The Government continue to consider a variety of approaches as they reflect on the British constitution, but our immediate focus must be on implementing a fair and balanced constitutional settlement that works for all the people of the United Kingdom.
My Lords, are the Government aware that such a convention is now supported by almost all the other political parties; by a wide variety of organisations, including the Local Government Association, the Electoral Reform Society and Unlock Democracy; and by most of the academics in this field—and, indeed, by many of the noble Baroness’s colleagues on her own side? When will the Government join this growing consensus so that constitutional reform is dealt with in a coherent and comprehensive way instead of in the current piecemeal fashion?
I know that the noble Lord is passionate about and an expert on this subject, and I would like to say to him that the objective of all these groups is one that the Government share: to ensure that while the constitution continues to evolve, it does so in a way that safeguards its stability and fairness, the unity of the nation and the sovereignty of Parliament. There will of course be plenty of opportunities for constitutional scrutiny and debate along the way.
My Lords, does the noble Baroness agree that, under our first past the post system, modern Governments are formed with the support of a mere quarter of the electorate and only a third of the votes cast in general elections? Should we not at least try to restore our lost democracy through some form of proportional representation?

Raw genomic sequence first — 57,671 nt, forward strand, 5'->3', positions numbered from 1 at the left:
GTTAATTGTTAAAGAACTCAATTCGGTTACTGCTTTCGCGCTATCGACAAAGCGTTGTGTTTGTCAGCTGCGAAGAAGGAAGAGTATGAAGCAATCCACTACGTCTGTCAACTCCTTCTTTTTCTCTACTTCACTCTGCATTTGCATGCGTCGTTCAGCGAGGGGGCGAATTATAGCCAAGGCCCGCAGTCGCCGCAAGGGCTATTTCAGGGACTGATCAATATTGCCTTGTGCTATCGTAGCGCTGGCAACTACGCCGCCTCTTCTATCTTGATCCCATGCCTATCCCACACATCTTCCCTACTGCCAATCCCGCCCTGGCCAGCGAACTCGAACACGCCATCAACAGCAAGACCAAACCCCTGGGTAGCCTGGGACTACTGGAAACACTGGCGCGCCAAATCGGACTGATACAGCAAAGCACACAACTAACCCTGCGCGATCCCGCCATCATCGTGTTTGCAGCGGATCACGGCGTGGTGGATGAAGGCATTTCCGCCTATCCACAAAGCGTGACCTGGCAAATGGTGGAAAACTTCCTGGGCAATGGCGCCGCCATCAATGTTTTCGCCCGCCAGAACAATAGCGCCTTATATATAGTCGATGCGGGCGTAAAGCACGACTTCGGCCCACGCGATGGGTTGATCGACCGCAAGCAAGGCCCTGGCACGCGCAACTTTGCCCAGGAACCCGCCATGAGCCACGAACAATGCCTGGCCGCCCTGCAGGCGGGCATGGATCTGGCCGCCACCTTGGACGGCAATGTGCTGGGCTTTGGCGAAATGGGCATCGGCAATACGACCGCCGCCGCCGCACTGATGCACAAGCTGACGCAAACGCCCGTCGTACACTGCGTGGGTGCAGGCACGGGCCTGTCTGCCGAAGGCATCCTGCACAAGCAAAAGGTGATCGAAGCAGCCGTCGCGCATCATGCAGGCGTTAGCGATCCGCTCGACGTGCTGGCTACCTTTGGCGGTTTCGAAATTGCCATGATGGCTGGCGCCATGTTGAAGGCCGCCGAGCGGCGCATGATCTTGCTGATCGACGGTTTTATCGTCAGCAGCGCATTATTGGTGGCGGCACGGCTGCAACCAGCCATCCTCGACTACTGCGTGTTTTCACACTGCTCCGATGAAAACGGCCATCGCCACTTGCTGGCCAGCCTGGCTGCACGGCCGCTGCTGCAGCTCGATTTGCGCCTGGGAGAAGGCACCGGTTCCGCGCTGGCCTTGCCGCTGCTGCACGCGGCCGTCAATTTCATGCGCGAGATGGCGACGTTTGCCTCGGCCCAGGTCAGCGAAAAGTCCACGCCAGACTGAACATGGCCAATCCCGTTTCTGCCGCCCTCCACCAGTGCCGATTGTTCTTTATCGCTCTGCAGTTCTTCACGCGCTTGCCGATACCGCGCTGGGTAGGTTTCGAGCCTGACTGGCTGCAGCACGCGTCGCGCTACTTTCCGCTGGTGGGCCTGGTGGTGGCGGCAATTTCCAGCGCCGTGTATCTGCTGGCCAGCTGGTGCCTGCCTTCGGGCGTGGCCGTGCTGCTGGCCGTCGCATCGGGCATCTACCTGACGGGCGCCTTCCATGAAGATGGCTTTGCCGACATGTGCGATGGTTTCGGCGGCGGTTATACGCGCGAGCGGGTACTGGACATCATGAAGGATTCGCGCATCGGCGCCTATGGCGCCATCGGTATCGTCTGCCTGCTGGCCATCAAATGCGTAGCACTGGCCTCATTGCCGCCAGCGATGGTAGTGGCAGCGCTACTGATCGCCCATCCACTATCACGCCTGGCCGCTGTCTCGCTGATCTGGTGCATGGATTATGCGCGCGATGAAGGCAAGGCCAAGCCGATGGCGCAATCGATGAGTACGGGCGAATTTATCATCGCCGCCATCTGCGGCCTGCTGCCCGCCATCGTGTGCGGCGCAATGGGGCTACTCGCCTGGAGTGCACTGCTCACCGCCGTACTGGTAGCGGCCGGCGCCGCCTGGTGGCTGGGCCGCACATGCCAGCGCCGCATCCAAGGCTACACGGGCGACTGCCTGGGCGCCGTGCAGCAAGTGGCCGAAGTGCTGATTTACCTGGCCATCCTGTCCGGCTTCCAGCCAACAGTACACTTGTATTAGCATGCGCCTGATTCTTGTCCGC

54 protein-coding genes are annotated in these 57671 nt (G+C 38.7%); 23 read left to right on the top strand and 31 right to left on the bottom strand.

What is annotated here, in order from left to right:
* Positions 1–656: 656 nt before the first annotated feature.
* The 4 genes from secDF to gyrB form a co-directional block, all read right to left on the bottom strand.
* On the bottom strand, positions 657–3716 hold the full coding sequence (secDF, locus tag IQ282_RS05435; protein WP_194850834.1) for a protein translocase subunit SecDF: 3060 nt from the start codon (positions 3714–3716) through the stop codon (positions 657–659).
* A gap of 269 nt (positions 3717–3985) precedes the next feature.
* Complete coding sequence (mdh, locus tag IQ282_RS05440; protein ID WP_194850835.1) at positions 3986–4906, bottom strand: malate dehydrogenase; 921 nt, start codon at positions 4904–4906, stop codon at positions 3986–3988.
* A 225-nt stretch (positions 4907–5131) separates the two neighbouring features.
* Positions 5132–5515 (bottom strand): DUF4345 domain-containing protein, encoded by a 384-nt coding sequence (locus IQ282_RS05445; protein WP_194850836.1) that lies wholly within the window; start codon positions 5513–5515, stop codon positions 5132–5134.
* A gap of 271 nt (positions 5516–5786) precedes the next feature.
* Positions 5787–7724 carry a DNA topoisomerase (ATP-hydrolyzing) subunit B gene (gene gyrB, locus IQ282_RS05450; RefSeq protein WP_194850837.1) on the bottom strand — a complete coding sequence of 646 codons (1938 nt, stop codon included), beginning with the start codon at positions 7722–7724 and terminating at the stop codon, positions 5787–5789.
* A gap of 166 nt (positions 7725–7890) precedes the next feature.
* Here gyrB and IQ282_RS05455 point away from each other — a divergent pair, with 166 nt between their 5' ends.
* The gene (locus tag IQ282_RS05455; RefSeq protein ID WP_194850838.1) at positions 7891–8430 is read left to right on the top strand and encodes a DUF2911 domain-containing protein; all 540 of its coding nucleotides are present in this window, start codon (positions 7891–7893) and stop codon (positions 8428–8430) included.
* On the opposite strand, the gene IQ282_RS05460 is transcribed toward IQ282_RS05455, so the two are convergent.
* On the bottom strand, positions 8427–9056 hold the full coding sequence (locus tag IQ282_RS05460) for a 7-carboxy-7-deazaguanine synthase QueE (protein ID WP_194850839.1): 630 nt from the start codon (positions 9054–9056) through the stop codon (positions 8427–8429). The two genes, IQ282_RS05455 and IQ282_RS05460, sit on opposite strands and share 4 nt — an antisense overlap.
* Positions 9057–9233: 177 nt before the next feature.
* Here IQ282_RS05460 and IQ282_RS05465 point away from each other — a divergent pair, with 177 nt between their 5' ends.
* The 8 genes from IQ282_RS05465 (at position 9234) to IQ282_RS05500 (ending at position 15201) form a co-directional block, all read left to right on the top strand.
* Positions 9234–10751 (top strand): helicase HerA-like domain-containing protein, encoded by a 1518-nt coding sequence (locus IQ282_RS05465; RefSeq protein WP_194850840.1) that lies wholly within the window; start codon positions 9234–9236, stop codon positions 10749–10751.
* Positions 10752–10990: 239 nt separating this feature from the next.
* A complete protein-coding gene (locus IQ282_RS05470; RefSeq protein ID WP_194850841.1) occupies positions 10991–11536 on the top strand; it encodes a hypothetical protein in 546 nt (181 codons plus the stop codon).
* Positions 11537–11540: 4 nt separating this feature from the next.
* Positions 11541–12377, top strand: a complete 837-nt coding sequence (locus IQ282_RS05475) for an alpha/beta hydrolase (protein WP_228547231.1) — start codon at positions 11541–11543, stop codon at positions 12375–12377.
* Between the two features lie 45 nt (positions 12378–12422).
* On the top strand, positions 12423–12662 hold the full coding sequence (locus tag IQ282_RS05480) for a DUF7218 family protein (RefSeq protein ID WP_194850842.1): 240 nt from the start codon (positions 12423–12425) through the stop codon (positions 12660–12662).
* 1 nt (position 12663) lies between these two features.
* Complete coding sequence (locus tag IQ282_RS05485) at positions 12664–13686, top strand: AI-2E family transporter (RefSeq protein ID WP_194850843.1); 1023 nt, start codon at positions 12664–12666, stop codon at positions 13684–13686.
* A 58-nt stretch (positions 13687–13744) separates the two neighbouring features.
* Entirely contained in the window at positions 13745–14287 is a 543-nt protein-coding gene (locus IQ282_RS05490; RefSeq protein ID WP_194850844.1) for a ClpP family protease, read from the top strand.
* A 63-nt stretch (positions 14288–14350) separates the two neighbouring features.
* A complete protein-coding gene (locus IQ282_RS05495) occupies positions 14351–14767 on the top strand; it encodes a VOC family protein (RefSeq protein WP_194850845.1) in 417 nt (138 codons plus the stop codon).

My Lords, I share the Minister’s view about the passion and expertise of the noble Lord, Lord Foulkes—my co-chair of the All-Party Parliamentary Group on Reform, Decentralisation and Devolution in the UK. Does she not also agree that a common feature of the debates that we have been having recently on English votes for English laws, on boundaries and electoral registration and on the size and role of this House is that they should no longer be looked at in isolation and should take into consideration the wider whole? I might be immodest, but I would suggest that the Constitutional Convention Bill, which is currently being debated by your Lordships’ House, may well be the best opportunity to bring not only all parties but also the civic groups together. At the very least, will the Government offer technical support or even time in another place, if the Bill passes in this House, for civic groups to progress this work?
The noble Lord has promoted his Bill with passion. There will be plenty of opportunities for constitutional scrutiny and debate both in the House and beyond, and I am in no doubt that all these groups will benefit from the insight and experience of the noble Lord, Lord Purvis. I cannot guarantee House of Commons time; that is down to the other place and the usual channels.